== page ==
Clearing the Clutter Part 2 – Craigslist   Leave a comment

Posting your unwanted junk on Craigslist couldn’t be easier.  Go to and click Post.  Choose an appropriate category. Upload pictures.  Say something.  It’s free.

Ok, the saying something seems to be the hard part.  Allow me to make some suggestions:

1.  If the item is large and worthless, like your couch you picked up by a dumpster for your first apartment, post it in the “free” category.  You’d be surprised what people will take, and large items are a pain to dispose of.  If it is something  small and trivial, you are better off bagging it and taking it to the Salvation Army.  Who wants to deal with phone calls/emails/appointments/questions for every little free thing?  Plus, donations to the Salvation Army are tax deductible.

2.  Give your post a specific title.  “3 Pairs women’s size 4 Gap Jeans” instead of “Cleaning the Closet!”  No one searches for “cleaning the closet”, but they do search for size 4 gap jeans.  Even though Craigslist will search the entire post, you have to make people want to click your ad.  “Help!  I Need Money!” does not inspire me to click.  Do you have something I want?  Let me know.  “Must go tonight!” is an awful title.  Are you trying to bully people into taking something they don’t want?  Sell them on what you have instead.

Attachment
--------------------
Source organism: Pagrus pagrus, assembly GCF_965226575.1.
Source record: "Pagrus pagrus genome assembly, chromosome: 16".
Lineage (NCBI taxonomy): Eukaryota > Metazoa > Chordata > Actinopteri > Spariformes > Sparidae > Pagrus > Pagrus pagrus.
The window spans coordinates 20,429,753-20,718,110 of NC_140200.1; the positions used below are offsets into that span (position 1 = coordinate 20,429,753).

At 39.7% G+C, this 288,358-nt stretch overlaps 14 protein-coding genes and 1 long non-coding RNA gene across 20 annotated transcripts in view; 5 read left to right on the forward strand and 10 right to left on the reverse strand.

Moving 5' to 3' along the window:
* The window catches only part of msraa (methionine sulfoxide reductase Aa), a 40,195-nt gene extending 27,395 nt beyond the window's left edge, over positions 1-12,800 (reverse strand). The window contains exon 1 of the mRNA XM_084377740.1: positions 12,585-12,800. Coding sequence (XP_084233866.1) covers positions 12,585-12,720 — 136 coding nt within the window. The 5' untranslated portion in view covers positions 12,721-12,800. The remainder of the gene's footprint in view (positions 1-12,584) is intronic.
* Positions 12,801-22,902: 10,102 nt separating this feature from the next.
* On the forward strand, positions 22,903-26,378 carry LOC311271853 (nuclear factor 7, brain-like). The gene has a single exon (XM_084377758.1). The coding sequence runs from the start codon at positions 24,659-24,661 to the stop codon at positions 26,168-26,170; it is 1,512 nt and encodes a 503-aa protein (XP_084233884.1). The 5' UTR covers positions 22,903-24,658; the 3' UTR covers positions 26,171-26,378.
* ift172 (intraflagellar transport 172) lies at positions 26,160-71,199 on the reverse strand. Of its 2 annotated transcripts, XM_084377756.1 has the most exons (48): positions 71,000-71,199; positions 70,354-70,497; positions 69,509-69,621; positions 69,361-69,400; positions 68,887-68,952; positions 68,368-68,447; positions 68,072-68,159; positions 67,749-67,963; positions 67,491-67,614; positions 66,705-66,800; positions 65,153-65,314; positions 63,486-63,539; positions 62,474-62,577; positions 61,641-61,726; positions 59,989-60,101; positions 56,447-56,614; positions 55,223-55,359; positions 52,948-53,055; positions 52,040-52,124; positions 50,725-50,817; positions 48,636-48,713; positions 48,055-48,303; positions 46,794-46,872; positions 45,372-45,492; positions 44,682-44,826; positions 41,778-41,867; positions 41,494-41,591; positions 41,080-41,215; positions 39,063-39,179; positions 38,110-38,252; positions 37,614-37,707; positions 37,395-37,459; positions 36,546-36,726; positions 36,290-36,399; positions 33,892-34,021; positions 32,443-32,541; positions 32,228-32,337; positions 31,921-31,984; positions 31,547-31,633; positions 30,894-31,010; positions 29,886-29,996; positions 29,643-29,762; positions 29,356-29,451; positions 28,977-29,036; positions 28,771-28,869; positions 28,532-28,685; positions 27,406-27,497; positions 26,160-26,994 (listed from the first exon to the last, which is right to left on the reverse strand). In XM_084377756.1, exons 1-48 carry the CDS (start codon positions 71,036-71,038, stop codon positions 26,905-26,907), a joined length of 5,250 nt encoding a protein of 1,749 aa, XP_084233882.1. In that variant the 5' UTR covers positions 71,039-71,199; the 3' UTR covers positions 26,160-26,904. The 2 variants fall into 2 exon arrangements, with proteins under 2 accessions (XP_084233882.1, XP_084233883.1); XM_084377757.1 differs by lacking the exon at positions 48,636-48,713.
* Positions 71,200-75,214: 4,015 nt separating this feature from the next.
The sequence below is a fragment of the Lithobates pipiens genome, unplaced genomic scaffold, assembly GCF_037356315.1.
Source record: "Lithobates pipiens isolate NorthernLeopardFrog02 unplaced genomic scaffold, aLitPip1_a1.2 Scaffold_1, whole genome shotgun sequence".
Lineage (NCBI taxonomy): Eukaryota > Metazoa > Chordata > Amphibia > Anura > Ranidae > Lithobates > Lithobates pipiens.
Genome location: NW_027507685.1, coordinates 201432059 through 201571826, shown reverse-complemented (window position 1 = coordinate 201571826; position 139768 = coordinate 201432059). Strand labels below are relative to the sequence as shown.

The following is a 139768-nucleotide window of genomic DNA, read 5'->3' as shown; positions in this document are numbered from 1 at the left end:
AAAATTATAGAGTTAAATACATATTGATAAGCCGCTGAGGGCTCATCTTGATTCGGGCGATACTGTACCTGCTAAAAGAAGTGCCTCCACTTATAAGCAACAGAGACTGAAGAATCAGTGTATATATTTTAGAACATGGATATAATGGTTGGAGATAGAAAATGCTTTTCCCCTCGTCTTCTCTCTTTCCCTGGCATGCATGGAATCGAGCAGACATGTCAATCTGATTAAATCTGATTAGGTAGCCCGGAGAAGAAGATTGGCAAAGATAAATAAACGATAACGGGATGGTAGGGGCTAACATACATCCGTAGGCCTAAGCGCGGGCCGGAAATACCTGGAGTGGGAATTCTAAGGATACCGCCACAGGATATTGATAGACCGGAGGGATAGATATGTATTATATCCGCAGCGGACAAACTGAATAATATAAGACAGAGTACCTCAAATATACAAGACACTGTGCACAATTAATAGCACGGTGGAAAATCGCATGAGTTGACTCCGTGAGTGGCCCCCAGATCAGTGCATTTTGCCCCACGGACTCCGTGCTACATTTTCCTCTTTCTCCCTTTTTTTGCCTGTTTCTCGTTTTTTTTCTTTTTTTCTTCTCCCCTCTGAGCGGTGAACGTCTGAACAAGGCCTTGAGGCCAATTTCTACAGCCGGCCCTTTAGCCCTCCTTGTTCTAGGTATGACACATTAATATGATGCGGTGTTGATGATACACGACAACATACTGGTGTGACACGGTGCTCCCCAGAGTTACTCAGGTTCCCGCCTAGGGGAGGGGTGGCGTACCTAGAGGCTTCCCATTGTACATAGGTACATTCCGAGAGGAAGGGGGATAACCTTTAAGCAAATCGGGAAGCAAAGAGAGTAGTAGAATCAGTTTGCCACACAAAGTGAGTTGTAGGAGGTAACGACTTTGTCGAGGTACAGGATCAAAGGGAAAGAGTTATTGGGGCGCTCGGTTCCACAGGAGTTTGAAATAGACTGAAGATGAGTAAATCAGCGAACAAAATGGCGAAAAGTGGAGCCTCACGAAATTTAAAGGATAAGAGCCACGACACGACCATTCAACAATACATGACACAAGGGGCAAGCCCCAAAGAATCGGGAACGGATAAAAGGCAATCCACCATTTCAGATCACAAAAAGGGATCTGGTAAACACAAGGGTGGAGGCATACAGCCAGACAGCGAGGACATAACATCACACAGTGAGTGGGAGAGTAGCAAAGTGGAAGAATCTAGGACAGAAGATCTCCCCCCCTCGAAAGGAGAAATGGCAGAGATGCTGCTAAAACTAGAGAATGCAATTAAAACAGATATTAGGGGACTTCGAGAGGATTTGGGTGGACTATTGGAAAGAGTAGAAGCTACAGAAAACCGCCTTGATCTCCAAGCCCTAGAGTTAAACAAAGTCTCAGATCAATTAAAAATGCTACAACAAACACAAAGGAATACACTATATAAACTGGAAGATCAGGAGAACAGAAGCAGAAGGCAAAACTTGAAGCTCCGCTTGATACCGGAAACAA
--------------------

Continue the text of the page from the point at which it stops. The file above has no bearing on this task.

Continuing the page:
3.  Don’t try to list too many things in one ad.  Kittens, antique jewelry, and several appliances don’t belong together.  Make separate posts.

4.  People expect garage sale prices on most items.  Don’t charge too much.  You do want to get rid of it, don’t you?  Even if the item is new, people do not want to drive across town, purchase something from a stranger with no receipt or warranty  just to save 5 bucks.  Also, they wonder why you didn’t just return it.  It just sounds scammy.

5.  A brief description of why you are getting rid of it is appropriate.  A long or overly dramatic description is NOT appropriate and is quite the turn off for buyers.

“Works, but we upgraded to stainless after the remodel,” conveys the right message.  “Works, but my trampy ex-wife got everything in the divorce and I’ll be damned if she gets this, too!” is not really appropriate and will yield a poorer response.

6.  “Look at this!” is not an appropriate title.  See #2.

7.  If you are posting something valuable (over $100) you may want to meet in a public place.  Can’t be too careful.

8.  Phone numbers get better responses than the anonymous email Craigslist provides you with.  Let people know if they should call or text.  I don’t see any advantage to providing your real email address in the ad.

Do you have Craigslist questions?  Let me know!  Just leave a comment.



Posted August 11, 2011 by wellmaid in Uncategorized

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